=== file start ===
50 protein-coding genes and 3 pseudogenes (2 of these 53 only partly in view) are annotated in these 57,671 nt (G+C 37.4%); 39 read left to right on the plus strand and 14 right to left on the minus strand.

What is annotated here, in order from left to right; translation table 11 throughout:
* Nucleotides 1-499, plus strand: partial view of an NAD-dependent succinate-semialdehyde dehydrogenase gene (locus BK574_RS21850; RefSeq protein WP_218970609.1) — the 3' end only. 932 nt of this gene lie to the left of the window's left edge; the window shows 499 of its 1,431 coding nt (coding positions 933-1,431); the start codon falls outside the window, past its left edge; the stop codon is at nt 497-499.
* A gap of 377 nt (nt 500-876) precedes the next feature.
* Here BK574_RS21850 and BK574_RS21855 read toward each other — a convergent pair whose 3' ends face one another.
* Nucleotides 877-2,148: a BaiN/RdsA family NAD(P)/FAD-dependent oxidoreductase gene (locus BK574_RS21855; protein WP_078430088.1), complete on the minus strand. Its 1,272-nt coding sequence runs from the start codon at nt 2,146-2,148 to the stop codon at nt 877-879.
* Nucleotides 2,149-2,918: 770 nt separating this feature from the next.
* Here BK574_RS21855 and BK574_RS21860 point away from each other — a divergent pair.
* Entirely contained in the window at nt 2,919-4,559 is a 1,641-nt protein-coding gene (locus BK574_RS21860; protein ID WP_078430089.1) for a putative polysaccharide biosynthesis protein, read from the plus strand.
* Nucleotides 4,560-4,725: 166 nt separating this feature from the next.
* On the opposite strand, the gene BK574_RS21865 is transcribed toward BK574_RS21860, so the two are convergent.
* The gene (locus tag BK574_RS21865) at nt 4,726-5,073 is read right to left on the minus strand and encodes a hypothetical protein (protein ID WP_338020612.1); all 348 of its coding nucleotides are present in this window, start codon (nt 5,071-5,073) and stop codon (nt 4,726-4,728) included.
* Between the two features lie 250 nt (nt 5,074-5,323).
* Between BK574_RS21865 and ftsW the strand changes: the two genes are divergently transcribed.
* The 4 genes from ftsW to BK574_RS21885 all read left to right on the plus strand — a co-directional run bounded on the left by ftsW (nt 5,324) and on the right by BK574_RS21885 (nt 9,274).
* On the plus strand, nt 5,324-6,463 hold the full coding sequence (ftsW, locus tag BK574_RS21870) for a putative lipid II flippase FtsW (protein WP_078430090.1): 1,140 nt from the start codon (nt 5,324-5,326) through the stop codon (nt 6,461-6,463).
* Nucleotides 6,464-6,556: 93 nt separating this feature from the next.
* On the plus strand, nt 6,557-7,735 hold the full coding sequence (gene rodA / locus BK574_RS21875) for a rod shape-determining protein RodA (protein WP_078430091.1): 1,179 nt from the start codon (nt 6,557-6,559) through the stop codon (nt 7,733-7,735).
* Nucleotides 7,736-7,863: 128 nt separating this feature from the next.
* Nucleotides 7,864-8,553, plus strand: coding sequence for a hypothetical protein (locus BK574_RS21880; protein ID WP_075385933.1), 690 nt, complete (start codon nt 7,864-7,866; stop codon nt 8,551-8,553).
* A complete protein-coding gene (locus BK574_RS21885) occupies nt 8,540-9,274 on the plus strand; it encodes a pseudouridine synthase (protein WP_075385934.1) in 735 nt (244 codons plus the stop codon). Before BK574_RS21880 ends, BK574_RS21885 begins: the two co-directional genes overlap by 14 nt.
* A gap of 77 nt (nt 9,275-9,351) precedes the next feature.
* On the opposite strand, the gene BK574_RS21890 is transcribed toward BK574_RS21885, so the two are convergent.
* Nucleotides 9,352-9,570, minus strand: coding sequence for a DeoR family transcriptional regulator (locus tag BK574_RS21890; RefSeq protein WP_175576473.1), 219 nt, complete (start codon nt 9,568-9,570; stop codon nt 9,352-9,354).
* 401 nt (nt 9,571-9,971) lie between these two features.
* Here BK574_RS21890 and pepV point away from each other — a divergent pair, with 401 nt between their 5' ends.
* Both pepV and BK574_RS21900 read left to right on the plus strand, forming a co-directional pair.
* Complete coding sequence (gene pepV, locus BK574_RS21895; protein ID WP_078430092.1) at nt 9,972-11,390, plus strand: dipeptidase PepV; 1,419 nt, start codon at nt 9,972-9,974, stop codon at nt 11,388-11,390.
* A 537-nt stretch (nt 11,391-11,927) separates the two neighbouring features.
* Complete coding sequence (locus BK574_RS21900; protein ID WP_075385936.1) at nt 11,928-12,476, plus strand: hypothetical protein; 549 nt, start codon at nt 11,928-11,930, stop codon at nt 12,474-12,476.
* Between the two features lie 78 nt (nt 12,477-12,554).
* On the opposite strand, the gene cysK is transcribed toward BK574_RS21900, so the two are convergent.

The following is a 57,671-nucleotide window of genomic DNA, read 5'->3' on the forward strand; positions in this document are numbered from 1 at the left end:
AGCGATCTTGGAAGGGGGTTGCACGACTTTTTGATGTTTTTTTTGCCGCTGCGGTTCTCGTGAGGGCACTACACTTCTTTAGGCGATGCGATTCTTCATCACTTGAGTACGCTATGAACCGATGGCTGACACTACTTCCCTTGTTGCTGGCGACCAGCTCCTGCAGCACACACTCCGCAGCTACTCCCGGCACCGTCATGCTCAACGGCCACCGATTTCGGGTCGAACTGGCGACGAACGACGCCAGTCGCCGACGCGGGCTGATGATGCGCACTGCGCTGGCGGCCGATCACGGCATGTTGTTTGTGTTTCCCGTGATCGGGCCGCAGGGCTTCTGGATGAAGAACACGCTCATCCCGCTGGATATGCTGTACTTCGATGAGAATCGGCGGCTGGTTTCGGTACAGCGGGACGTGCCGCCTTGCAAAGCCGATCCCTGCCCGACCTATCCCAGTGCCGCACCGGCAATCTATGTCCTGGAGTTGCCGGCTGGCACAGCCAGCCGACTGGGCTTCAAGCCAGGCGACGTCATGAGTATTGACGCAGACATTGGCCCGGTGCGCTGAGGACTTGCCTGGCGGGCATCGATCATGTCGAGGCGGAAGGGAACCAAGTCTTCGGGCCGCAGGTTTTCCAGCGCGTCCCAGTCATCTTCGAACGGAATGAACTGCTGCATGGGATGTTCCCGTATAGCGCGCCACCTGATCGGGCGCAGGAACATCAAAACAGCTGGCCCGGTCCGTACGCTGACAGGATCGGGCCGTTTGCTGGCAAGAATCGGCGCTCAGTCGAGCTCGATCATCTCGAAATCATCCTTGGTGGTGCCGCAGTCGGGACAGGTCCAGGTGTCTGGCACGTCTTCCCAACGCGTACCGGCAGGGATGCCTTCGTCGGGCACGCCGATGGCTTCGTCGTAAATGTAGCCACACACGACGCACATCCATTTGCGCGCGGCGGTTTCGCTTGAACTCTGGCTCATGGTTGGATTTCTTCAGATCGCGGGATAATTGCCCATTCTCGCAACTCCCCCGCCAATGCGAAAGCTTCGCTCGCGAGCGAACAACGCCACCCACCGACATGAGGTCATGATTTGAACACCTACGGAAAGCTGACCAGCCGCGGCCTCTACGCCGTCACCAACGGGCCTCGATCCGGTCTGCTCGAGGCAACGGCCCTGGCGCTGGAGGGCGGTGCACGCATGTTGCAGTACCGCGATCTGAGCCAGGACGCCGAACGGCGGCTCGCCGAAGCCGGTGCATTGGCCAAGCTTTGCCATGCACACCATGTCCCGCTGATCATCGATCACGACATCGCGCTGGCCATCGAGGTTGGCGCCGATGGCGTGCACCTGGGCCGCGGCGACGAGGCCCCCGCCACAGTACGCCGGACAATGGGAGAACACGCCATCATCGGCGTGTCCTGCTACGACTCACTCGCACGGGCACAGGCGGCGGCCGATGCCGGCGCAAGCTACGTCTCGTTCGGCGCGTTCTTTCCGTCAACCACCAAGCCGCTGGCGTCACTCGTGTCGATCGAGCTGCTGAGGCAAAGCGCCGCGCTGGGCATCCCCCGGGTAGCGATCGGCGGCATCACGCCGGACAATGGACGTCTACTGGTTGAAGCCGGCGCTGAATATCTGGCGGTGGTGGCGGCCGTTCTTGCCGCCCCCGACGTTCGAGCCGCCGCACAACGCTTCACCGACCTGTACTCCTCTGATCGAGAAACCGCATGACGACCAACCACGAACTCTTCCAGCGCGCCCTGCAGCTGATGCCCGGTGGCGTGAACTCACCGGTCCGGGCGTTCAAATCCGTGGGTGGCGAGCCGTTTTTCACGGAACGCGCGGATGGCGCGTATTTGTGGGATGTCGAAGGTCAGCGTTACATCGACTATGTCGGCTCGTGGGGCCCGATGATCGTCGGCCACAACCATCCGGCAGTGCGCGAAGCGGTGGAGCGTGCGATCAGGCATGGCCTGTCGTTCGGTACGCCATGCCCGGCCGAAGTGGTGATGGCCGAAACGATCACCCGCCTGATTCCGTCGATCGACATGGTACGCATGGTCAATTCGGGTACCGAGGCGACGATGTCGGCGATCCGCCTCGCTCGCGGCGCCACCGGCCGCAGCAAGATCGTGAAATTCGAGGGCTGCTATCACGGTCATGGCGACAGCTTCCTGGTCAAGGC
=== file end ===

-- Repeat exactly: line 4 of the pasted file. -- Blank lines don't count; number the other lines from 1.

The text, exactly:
* A gap of 377 nt (nt 500-876) precedes the next feature.